PSI Tanzanian affiliates, the Tanzania Union of Government and Health Employees (TUGHE), the Researchers, Academicians and Allied Workers Union (RAAWU), the Tanzania Local Government Workers Union (TALGWU) and the Tanzania Union of Industrial and Commercial Workers (TUICO) participated in this organising workshop planned in the framework of the project implemented by PSI in partnership with Kommunal and Union to Union on "Organising workers for trade union unity of action, density and quality public services in East Africa" that has been running from 2018-2022.
Unions discussed the trend in union density since 2018 and the challenges faced in the effort to increase membership. All unions in Tanzania have recorded an increase of members since 2018, when the project begun. The increase in membership ranged between 9% and 22% for the four affiliates in Tanzania. Some of the key success factors that led to the reported increase is the creation of women and young workers’ committees to recruit more women and young workers into the union. Additionally, the budget for organising has been increased, with some unions noting that the organising budget was close to 30% of their annual budgets. Creativity in terms of electronic membership cards is also enabling unions to monitor the retention of their members. Some unions have made agreements with service providers to offer discounted services to their members upon presentation of the electronic cards.
In terms of challenges, the issues of non-implementation of CBAs by the government was acting as a demotivating factor for potential members. Challenges of demarcation and lapse of membership in some sectors were also discussed and all PSI affiliates agreed on the need for a comprehensive dialogue to solve the boundary and demarcation issues, as employers are taking advantage of the current demarcation disputes to weaken the unions. In terms of the participation of women and young workers in leadership structures, several unions had women in the top leadership with some having been elected as chairpersons and vice chairpersons of their respective unions. This shows progress towards gender empowerment within the union structures.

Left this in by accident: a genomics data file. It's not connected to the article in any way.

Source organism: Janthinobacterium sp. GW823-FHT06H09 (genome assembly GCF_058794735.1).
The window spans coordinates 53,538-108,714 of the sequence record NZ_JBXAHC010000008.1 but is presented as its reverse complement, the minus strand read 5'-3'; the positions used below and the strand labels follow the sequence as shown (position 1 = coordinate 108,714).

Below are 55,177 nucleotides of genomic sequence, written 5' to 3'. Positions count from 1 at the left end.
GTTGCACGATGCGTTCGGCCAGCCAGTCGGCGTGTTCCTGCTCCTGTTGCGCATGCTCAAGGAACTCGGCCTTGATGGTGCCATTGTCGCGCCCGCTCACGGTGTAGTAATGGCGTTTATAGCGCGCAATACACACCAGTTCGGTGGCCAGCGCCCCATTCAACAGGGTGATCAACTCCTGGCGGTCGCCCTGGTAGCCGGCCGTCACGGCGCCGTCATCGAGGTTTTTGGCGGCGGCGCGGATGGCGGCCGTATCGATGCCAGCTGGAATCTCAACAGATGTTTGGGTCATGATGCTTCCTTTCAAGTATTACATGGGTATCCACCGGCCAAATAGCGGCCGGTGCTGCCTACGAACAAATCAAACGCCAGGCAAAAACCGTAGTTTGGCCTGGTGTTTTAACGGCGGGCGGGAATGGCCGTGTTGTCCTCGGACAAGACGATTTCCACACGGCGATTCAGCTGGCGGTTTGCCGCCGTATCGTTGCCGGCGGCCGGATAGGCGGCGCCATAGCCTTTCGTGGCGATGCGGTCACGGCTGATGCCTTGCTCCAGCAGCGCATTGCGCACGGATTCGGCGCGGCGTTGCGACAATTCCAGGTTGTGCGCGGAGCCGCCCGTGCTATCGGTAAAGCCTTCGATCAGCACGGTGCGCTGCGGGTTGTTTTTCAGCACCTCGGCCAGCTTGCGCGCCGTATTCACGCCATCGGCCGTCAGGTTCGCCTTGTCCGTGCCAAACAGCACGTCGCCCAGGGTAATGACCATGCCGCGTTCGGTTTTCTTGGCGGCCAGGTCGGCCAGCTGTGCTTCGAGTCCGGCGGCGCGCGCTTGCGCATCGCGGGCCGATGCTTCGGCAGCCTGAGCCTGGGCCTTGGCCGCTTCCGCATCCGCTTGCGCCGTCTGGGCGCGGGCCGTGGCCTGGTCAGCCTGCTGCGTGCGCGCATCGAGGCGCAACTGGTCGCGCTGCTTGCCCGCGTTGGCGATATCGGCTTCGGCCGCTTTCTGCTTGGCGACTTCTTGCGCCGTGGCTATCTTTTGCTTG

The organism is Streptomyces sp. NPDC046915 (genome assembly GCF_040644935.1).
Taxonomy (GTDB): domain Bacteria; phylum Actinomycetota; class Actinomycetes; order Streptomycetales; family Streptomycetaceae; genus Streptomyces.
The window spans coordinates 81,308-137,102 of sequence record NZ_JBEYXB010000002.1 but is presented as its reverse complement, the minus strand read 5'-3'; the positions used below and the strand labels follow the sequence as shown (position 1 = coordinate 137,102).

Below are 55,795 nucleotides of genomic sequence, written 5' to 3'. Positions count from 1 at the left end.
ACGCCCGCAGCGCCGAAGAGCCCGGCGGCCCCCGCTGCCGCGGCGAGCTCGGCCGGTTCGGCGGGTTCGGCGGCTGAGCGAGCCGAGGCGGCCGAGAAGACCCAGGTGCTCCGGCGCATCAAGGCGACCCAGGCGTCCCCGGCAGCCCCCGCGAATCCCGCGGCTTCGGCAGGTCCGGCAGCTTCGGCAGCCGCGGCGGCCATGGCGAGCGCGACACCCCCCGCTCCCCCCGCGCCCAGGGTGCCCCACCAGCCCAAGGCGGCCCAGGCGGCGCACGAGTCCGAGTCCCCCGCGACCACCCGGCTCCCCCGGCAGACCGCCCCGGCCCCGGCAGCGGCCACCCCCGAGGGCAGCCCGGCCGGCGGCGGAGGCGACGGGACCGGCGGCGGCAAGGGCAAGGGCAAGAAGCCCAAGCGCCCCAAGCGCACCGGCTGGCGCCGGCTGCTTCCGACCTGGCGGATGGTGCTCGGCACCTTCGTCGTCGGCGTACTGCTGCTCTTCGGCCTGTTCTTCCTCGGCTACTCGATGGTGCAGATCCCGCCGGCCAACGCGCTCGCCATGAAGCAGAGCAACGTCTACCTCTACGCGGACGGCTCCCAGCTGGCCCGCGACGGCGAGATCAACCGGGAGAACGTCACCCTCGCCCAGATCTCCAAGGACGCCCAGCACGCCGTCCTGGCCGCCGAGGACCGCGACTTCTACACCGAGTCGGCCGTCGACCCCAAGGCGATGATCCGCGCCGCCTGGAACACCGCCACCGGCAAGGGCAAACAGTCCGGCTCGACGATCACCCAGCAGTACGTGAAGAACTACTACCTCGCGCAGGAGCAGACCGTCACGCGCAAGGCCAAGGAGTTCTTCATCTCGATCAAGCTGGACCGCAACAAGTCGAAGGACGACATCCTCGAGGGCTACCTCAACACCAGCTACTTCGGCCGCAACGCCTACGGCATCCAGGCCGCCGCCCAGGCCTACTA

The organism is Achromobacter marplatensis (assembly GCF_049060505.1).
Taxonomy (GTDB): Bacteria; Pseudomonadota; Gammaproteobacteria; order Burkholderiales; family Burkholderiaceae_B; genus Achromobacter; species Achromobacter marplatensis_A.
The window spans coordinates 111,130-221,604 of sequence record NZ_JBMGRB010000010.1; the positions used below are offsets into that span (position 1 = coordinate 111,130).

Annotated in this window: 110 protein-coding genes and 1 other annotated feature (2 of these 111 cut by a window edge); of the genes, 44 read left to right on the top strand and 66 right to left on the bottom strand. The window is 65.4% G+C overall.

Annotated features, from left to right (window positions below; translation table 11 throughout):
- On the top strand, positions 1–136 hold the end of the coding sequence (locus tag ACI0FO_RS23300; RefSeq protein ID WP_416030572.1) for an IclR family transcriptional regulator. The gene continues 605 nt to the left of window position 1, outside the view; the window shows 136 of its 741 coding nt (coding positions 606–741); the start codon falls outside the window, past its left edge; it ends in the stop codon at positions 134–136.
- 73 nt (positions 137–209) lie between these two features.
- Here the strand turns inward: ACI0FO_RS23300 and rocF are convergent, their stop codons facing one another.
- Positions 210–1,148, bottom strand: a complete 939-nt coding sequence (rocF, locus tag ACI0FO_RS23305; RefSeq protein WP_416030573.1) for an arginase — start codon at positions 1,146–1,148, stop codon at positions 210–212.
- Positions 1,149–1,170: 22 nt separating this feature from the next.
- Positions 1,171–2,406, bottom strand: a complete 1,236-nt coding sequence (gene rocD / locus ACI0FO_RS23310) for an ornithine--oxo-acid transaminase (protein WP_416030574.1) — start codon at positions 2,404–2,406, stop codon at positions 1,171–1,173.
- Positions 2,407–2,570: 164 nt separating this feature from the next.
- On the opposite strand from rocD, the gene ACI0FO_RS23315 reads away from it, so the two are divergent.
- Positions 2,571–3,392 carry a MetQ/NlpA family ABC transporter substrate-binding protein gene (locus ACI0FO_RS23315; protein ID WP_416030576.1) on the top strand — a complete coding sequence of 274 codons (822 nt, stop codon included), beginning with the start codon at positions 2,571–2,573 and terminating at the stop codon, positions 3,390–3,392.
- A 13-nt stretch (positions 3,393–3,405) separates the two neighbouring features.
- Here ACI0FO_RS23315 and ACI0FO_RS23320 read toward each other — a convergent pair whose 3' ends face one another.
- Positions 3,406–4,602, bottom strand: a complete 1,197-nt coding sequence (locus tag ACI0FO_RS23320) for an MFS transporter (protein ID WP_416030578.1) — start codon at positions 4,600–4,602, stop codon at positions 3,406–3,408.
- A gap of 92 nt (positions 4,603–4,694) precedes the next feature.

The gap in terms of visibility of union activities was observed as the union leadership was engaged in a number of social dialogues to improve workers’ welfare, however, these efforts went unnoticed due to inadequate public information. It was recommended that modern communication technologies and apps like twitter, Facebook pages etc should be adopted and managing innovative ways of communication to enhance union visibility. As part of revitalisation, affiliates were advised to engage on national policy debates eg. On tax justice, budget debates, etc in order to address wider societal issues, considering that workers are part of the bigger community.
Interactions with young worker leaders provided insights into the gap between young workers and full participation in trade unionism. The young workers advised the organiser to open up and mentor young workers across borders.